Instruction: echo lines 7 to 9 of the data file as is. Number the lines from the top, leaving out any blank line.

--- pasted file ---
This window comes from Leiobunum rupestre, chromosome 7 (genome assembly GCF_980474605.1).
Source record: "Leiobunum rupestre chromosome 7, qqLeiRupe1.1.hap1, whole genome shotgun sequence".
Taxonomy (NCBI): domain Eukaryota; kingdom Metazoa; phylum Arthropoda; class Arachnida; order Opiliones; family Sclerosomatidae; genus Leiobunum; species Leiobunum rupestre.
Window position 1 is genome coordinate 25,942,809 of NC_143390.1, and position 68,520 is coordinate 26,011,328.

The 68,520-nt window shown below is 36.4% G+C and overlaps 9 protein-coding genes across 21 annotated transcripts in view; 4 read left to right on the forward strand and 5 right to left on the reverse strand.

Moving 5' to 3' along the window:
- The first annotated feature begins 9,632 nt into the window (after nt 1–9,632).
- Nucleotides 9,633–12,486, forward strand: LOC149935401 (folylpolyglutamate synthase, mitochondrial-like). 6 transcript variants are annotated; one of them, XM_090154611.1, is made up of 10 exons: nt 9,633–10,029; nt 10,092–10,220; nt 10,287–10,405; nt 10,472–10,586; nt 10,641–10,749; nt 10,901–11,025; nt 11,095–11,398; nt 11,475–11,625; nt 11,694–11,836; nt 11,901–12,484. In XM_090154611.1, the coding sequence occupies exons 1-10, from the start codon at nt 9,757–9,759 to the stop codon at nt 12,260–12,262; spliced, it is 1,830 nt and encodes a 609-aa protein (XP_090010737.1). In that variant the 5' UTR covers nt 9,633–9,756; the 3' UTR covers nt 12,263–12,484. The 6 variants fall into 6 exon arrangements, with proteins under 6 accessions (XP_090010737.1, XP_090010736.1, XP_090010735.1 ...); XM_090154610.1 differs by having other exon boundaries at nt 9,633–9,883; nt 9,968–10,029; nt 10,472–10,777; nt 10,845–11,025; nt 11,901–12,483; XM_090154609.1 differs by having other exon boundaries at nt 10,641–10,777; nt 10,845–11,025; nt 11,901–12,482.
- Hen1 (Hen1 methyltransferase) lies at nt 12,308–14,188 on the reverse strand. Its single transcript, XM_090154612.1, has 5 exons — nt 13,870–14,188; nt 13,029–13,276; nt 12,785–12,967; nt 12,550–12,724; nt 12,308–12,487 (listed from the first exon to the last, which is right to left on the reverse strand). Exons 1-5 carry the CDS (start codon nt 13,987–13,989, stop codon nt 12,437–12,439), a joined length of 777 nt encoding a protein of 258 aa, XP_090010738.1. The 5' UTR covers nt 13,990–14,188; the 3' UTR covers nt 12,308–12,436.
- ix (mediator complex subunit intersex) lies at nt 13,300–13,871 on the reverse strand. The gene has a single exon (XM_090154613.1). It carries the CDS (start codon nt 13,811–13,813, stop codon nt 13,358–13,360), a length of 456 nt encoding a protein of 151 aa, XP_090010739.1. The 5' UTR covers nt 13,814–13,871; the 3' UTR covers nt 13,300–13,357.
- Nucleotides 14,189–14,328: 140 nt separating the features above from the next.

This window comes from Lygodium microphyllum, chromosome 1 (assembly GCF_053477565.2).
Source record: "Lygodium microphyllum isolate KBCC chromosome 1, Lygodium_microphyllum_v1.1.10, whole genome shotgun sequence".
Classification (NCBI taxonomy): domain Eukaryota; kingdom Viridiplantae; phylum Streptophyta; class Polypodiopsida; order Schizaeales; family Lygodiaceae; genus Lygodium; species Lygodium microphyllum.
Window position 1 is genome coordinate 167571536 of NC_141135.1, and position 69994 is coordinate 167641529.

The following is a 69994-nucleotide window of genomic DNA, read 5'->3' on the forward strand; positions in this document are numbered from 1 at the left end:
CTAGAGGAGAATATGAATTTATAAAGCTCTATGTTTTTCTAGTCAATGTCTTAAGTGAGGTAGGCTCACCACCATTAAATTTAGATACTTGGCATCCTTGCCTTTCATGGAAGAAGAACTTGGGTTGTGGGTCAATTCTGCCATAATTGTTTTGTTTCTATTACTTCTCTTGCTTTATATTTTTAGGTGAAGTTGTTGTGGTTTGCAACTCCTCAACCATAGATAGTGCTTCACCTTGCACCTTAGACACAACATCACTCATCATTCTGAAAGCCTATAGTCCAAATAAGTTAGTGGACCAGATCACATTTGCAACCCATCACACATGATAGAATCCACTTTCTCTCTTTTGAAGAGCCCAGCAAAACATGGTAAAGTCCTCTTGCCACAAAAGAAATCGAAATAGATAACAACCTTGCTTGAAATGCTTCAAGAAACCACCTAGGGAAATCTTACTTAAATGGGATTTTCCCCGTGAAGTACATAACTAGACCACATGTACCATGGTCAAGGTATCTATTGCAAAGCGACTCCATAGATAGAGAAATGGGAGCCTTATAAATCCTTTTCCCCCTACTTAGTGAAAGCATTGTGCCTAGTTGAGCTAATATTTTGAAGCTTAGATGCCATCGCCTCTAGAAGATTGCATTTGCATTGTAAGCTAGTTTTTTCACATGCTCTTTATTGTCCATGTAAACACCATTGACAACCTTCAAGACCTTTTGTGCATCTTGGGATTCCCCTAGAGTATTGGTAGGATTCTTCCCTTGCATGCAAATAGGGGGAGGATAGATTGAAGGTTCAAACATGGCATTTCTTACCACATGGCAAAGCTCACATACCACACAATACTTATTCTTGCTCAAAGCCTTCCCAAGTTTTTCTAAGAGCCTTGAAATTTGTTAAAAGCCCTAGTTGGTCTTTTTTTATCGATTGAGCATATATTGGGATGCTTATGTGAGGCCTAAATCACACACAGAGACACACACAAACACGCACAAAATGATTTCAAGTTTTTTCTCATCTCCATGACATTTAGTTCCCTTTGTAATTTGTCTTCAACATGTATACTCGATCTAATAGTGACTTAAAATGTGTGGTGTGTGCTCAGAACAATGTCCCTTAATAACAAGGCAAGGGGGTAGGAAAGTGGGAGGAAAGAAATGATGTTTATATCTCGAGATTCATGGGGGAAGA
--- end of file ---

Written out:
- The first annotated feature begins 9,632 nt into the window (after nt 1–9,632).
- Nucleotides 9,633–12,486, forward strand: LOC149935401 (folylpolyglutamate synthase, mitochondrial-like). 6 transcript variants are annotated; one of them, XM_090154611.1, is made up of 10 exons: nt 9,633–10,029; nt 10,092–10,220; nt 10,287–10,405; nt 10,472–10,586; nt 10,641–10,749; nt 10,901–11,025; nt 11,095–11,398; nt 11,475–11,625; nt 11,694–11,836; nt 11,901–12,484. In XM_090154611.1, the coding sequence occupies exons 1-10, from the start codon at nt 9,757–9,759 to the stop codon at nt 12,260–12,262; spliced, it is 1,830 nt and encodes a 609-aa protein (XP_090010737.1). In that variant the 5' UTR covers nt 9,633–9,756; the 3' UTR covers nt 12,263–12,484. The 6 variants fall into 6 exon arrangements, with proteins under 6 accessions (XP_090010737.1, XP_090010736.1, XP_090010735.1 ...); XM_090154610.1 differs by having other exon boundaries at nt 9,633–9,883; nt 9,968–10,029; nt 10,472–10,777; nt 10,845–11,025; nt 11,901–12,483; XM_090154609.1 differs by having other exon boundaries at nt 10,641–10,777; nt 10,845–11,025; nt 11,901–12,482.
- Hen1 (Hen1 methyltransferase) lies at nt 12,308–14,188 on the reverse strand. Its single transcript, XM_090154612.1, has 5 exons — nt 13,870–14,188; nt 13,029–13,276; nt 12,785–12,967; nt 12,550–12,724; nt 12,308–12,487 (listed from the first exon to the last, which is right to left on the reverse strand). Exons 1-5 carry the CDS (start codon nt 13,987–13,989, stop codon nt 12,437–12,439), a joined length of 777 nt encoding a protein of 258 aa, XP_090010738.1. The 5' UTR covers nt 13,990–14,188; the 3' UTR covers nt 12,308–12,436.